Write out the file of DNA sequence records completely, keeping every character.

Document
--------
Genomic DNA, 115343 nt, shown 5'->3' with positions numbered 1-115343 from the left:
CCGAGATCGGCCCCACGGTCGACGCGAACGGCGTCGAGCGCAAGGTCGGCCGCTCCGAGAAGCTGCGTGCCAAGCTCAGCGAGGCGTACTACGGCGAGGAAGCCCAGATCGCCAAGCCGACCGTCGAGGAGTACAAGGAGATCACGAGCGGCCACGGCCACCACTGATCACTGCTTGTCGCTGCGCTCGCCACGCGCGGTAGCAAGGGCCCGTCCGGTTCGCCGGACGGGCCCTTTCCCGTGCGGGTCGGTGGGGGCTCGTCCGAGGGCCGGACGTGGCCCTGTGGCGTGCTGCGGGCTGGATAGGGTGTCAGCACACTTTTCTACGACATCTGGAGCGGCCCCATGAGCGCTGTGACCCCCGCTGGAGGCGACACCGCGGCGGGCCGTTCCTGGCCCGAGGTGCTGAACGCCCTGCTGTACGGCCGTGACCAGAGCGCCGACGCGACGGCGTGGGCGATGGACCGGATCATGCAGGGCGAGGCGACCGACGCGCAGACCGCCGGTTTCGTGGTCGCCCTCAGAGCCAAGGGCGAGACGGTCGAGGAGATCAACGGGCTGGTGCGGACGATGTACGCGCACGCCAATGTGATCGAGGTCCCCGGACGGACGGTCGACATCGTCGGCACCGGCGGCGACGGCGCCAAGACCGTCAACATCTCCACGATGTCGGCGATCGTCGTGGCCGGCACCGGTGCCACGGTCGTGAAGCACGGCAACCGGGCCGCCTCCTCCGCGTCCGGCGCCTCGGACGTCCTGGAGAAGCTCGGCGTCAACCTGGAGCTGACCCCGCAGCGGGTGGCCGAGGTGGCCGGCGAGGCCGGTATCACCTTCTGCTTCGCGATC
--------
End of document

Genomic DNA, 115343 nt, shown 5'->3' with positions numbered 1-115343 from the left:
CCGAGATCGGCCCCACGGTCGACGCGAACGGCGTCGAGCGCAAGGTCGGCCGCTCCGAGAAGCTGCGTGCCAAGCTCAGCGAGGCGTACTACGGCGAGGAAGCCCAGATCGCCAAGCCGACCGTCGAGGAGTACAAGGAGATCACGAGCGGCCACGGCCACCACTGATCACTGCTTGTCGCTGCGCTCGCCACGCGCGGTAGCAAGGGCCCGTCCGGTTCGCCGGACGGGCCCTTTCCCGTGCGGGTCGGTGGGGGCTCGTCCGAGGGCCGGACGTGGCCCTGTGGCGTGCTGCGGGCTGGATAGGGTGTCAGCACACTTTTCTACGACATCTGGAGCGGCCCCATGAGCGCTGTGACCCCCGCTGGAGGCGACACCGCGGCGGGCCGTTCCTGGCCCGAGGTGCTGAACGCCCTGCTGTACGGCCGTGACCAGAGCGCCGACGCGACGGCGTGGGCGATGGACCGGATCATGCAGGGCGAGGCGACCGACGCGCAGACCGCCGGTTTCGTGGTCGCCCTCAGAGCCAAGGGCGAGACGGTCGAGGAGATCAACGGGCTGGTGCGGACGATGTACGCGCACGCCAATGTGATCGAGGTCCCCGGACGGACGGTCGACATCGTCGGCACCGGCGGCGACGGCGCCAAGACCGTCAACATCTCCACGATGTCGGCGATCGTCGTGGCCGGCACCGGTGCCACGGTCGTGAAGCACGGCAACCGGGCCGCCTCCTCCGCGTCCGGCGCCTCGGACGTCCTGGAGAAGCTCGGCGTCAACCTGGAGCTGACCCCGCAGCGGGTGGCCGAGGTGGCCGGCGAGGCCGGTATCACCTTCTGCTTCGCGATC